Retaliation lawsuit reinstated against L’OréalReprints
Stating a terminated attorney’s retaliation charge against L’Oréal USA Inc. is “more than skin deep” a federal appeals court has reinstated litigation against the beauty products company, in a divided opinion.
Steven J. Trzaska was an in-house patent attorney for New York-based L’Oréal USA Inc., heading its regional patent team in Clark, New Jersey, beginning in 2004, according to Tuesday’s ruling by the 3rd U.S. Circuit Court of Appeals in Philadelphia in Steven J. Trzaska v. L’Oréal USA, Inc.; L’Oréal S.A.
In his position, Mr. Trzaska oversaw the process under which the company patented its newly developed products and inventions. In 2014, the annual quota for Mr. Trzaska’s team was 40 patent applications.
At the same time, however, L’Oréal adopted an initiative to improve the quality of is patent applications with the U.S. Patent and Trademark Office, which resulted in fewer inventions submitted to the patent team for vetting, according to the ruling.
Mr. Trzaska approached his superiors and told them that if any attorney filed a patent application that they in good faith did not believe was patentable, it would be in violation of the Rules of Professional Conduct that attorneys are required to follow, which bars them from filing frivolous or bad-faith patent applications.
In the weeks following this meeting L’Oréal offered Mr. Trzaska two severance packages he could accept so long as he left the company. After he rejected both, L’Oréal fired him, stating his position was no longer needed.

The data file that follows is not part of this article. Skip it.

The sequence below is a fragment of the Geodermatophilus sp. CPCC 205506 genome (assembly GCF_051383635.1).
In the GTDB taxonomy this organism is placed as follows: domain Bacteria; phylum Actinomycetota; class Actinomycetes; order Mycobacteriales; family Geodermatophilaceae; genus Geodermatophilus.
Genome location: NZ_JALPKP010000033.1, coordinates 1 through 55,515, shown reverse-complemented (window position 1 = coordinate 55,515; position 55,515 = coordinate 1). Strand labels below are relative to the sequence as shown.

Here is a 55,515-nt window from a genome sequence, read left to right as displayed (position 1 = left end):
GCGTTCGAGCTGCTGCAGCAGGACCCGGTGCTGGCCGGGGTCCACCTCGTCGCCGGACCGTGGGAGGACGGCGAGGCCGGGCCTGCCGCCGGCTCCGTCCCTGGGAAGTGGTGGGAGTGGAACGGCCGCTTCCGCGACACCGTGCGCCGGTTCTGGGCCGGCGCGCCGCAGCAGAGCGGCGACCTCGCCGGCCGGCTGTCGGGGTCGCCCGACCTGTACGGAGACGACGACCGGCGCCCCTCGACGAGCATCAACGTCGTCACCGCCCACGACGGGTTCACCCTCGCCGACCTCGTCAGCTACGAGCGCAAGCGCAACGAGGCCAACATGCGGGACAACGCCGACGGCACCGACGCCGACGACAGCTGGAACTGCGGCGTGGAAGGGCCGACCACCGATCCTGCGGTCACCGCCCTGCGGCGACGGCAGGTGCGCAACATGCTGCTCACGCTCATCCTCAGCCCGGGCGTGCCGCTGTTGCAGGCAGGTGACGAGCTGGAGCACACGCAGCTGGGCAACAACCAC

Mr. Trzaska filed suit in U.S. District Court in Newark, New Jersey, for wrongful retaliatory discharge in violation of the New Jersey Conscientious Employee Protection Act. The law protects employees from retaliatory termination if they refuse to participate in illegal activity at their employer’s request, including a practice the employee believes contravenes public policy, according to the ruling.
The District Court dismissed Trzaska’s claims, and Mr. Trzaska appealed. “An employee cannot be terminated for refusing to violate or disregard ethical standards regulating his profession, as public policy in New Jersey requires that he follows them,” said the 2-1 majority opinion.
Mr. Trzaska “has alleged he had a reasonable belief that his employer was either instructing or coercing him to disregard” the professional rules of conduct, which “is a violation of public policy sufficient to serve as the basis” of a claim under the New Jersey law, said the decision, in reversing the lower court’s dismissal.
The dissenting opinion said Mr. Trzaska had failed to present facts that would support “an objectively reasonable belief” the New Jersey law was violated.